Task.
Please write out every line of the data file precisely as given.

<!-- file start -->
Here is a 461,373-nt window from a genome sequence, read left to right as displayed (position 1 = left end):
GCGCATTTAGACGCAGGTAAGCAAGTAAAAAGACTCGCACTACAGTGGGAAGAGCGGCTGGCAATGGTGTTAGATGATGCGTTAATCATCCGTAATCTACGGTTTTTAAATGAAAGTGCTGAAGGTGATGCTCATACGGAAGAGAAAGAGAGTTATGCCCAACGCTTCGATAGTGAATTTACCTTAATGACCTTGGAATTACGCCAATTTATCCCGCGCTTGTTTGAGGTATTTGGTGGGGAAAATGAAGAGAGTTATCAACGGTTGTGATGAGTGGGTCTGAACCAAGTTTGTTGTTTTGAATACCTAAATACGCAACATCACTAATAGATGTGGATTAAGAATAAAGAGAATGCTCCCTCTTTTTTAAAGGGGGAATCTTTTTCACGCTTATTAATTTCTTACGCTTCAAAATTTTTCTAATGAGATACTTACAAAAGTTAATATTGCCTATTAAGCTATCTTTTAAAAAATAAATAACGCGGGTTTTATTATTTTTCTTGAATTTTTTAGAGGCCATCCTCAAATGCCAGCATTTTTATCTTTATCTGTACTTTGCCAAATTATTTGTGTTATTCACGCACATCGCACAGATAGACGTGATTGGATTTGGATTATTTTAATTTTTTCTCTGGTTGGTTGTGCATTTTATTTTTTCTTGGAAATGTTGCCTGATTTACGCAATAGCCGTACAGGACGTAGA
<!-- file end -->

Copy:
Here is a 461,373-nt window from a genome sequence, read left to right as displayed (position 1 = left end):
GCGCATTTAGACGCAGGTAAGCAAGTAAAAAGACTCGCACTACAGTGGGAAGAGCGGCTGGCAATGGTGTTAGATGATGCGTTAATCATCCGTAATCTACGGTTTTTAAATGAAAGTGCTGAAGGTGATGCTCATACGGAAGAGAAAGAGAGTTATGCCCAACGCTTCGATAGTGAATTTACCTTAATGACCTTGGAATTACGCCAATTTATCCCGCGCTTGTTTGAGGTATTTGGTGGGGAAAATGAAGAGAGTTATCAACGGTTGTGATGAGTGGGTCTGAACCAAGTTTGTTGTTTTGAATACCTAAATACGCAACATCACTAATAGATGTGGATTAAGAATAAAGAGAATGCTCCCTCTTTTTTAAAGGGGGAATCTTTTTCACGCTTATTAATTTCTTACGCTTCAAAATTTTTCTAATGAGATACTTACAAAAGTTAATATTGCCTATTAAGCTATCTTTTAAAAAATAAATAACGCGGGTTTTATTATTTTTCTTGAATTTTTTAGAGGCCATCCTCAAATGCCAGCATTTTTATCTTTATCTGTACTTTGCCAAATTATTTGTGTTATTCACGCACATCGCACAGATAGACGTGATTGGATTTGGATTATTTTAATTTTTTCTCTGGTTGGTTGTGCATTTTATTTTTTCTTGGAAATGTTGCCTGATTTACGCAATAGCCGTACAGGACGTAGA